150 years of professional ethics
As you know by now, the ODA is celebrating its 150th anniversary. Interestingly enough, so is the ADA’s code of ethics. And these two events – the founding of the ODA and the creation of the ADA code of ethics – both of which occurred in 1866, are closely tied together.
At the founding meeting of the ODA in June of 1866, 41 dentists arrived in Columbus to create a statewide association for dentists in Ohio. By the end of the first day, the group had approved a constitution and bylaws. Then, a committee on ethics was appointed and on the second day of the meeting the group unanimously adopted the code of ethics drafted by the ethics committee. According to reports at the time, the ODA’s code was believed to be the first written code of ethics in dentistry.
Article I of the ODA code dealt with the professional responsibility that dentists have to their patients, stating that the dentist should:
“Manifest kind and sympathizing disposition, combined with a firmness in doing that which is right. He should exercise proper authority as far as his knowledge and judgment will warrant … His deeds, rather than his tongue should declare his ability … He should be in good physical health.”
Article II of the ODA code dealt with the maintenance of professional character and the need for the dentist to “respect his fellow dentists, especially his seniors.” It cautioned dentists not to make “disparaging remarks” regarding a patient’s family dentist or to claim superiority over other practitioners.
Article III of the ODA code specifically limited a dentist’s scope of practice to the treatment of the “diseases of dental organs and the mouth” and admonished dentists to recognize the “superiority” of physicians over general health and that physicians should recognize the superiority of a dentist’s knowledge of the mouth.
Article IV directed that dentists had a duty to “enlighten and warn” the public about the dangers of “quacks” in dentistry.
The ODA’s code served as the model for the ADA’s Code of Ethics, which was adopted just a few months later. In fact, the structure and certain passages of the ODA’s code were identical to the original ADA Code of Ethics.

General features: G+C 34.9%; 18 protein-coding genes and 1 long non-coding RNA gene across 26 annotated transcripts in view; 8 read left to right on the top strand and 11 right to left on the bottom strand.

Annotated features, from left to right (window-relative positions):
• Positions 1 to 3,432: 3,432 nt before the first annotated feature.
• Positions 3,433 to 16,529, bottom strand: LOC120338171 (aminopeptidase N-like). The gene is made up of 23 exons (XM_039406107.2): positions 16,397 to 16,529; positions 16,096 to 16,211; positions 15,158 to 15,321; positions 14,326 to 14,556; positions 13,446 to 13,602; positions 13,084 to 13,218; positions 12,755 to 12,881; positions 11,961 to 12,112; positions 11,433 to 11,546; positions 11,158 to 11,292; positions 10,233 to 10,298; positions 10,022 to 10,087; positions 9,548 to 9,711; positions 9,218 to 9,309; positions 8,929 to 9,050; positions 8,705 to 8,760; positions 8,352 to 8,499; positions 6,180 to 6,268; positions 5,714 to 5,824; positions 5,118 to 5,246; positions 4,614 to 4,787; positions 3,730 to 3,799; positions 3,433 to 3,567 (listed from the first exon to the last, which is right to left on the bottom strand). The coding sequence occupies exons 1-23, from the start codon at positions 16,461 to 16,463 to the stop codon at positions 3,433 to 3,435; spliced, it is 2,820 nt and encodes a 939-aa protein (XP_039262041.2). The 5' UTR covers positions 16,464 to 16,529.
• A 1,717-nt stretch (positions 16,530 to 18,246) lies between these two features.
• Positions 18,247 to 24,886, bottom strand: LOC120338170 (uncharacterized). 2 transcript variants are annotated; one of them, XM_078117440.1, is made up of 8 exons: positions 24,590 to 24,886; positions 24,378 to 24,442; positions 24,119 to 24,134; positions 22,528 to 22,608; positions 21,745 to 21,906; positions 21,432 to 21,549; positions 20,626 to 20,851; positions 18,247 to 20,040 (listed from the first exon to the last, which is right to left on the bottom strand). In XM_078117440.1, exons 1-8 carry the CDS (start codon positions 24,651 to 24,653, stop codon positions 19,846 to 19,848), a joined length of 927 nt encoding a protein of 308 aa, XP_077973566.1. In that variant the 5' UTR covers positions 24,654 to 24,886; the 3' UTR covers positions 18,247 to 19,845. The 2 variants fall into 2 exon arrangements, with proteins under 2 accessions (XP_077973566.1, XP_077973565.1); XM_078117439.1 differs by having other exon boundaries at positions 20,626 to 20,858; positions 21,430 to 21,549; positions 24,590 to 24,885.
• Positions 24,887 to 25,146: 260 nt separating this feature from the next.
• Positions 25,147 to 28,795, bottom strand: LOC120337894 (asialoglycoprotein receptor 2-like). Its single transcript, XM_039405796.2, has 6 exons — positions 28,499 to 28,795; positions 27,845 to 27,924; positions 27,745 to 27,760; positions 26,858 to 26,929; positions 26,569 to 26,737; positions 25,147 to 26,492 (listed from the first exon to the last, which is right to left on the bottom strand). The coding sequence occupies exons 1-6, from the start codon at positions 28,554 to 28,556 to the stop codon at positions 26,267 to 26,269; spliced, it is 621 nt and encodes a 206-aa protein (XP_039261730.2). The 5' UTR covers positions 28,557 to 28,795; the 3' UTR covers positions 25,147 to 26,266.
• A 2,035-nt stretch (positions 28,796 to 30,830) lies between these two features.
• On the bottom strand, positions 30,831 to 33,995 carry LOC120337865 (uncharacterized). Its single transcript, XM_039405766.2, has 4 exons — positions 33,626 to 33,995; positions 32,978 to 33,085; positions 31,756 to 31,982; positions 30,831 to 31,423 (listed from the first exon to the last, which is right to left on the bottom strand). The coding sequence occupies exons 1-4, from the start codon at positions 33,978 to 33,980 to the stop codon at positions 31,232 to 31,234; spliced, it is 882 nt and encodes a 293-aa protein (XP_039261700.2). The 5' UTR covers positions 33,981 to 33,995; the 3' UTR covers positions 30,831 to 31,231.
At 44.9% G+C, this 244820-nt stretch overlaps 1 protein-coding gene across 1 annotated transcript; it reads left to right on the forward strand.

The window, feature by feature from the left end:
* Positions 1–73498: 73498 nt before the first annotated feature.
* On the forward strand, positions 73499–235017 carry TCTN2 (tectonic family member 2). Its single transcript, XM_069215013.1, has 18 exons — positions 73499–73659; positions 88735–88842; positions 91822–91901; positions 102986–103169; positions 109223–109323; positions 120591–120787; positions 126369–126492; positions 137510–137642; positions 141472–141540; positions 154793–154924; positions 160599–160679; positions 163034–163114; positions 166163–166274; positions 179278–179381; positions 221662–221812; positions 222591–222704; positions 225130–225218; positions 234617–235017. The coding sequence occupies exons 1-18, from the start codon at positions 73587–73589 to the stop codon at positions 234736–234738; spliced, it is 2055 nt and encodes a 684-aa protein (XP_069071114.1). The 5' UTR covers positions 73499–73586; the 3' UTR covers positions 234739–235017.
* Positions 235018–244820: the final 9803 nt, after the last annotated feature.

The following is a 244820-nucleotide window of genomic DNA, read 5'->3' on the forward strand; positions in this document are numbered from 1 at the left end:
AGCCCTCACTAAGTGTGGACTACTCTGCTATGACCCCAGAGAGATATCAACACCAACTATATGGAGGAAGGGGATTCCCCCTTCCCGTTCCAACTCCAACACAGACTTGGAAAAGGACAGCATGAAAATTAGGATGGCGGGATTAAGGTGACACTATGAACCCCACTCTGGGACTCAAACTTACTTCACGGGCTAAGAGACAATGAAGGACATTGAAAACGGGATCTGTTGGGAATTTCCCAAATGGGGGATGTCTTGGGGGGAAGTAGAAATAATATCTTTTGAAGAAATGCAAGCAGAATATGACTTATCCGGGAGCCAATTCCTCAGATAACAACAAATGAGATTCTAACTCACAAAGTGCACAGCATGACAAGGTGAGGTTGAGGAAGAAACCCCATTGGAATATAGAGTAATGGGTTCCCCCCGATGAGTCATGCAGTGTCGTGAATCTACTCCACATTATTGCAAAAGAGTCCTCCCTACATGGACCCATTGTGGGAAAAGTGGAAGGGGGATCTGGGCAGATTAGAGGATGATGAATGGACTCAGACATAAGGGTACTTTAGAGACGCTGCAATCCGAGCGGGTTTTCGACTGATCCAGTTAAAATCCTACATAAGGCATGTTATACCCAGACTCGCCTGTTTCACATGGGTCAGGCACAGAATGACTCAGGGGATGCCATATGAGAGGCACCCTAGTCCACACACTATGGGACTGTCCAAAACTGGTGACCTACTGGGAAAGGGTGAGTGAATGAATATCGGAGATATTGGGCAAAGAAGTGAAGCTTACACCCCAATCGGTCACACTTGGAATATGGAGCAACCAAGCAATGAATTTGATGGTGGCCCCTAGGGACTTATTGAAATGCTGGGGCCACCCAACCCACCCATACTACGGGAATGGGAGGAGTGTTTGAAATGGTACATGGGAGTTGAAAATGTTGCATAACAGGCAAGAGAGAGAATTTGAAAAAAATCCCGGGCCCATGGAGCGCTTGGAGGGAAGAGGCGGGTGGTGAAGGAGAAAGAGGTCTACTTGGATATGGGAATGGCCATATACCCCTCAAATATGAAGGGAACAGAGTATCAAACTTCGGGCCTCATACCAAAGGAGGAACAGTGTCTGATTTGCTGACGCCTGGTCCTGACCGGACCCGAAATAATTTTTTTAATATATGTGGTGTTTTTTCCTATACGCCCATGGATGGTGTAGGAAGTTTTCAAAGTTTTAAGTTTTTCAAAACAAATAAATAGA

Article I of the first ADA Code of Ethics dealt with the “duties of the profession to their patients” admonishing the dentist to “be firm, yet kind and sympathizing so as to gain the respect and confidence of his patients” and to be “temperate in all things, keeping both mind and body in the best possible health.”
Just like Article II of the ODA code, Article II of the ADA code dealt with “maintaining professional character” and directed that young dentists “should show special respect to their seniors” and “when consulted by the patient of another practitioner the dentist should guard against inquiries or hints disparaging to the family dentist.”
Article III of the ADA code dealt with the “relative duties of dentists and physicians,” declaring that “dental surgery is a specialty in medical science.” It also provided that “the dentist is professionally limited to diseases of the dental organs and the mouth” and that dentists should recognize the “superiority of the physician in regard to diseases of the general system.” Article III also provided that the physician should recognize the dentist’s “higher attainment in his specialty” of dental surgery.
Finally, just like Article IV of the ODA code, Article IV of the ADA code stated that “dentists are frequent witnesses, and at the same time the best judges, of the impositions perpetrated by quacks, and it is their duty to enlighten and warn the public in regard to them.”
It has been 150 years since these first codes of dental ethics were adopted and much has changed. Research has demonstrated the interconnectivity between oral health and overall health making interdisciplinary interaction between dentists and physicians much more common and necessary. Professional regulation and other statutes protect dental patients from unsavory practitioners that were once known as “quacks.”
Today, the “ADA Principles of Ethics and Code of Professional Conduct” deals with many more and different issues as dental care has dramatically advanced from what it was 150 years ago. Today’s ADA code has sections on patient autonomy, nonmaleficence, beneficence, justice and veracity. But one thing remains constant just as it was 150 years ago: organized dentistry continues to be committed to the promotion of professional ethics and the advancement of dentistry. And that will never change.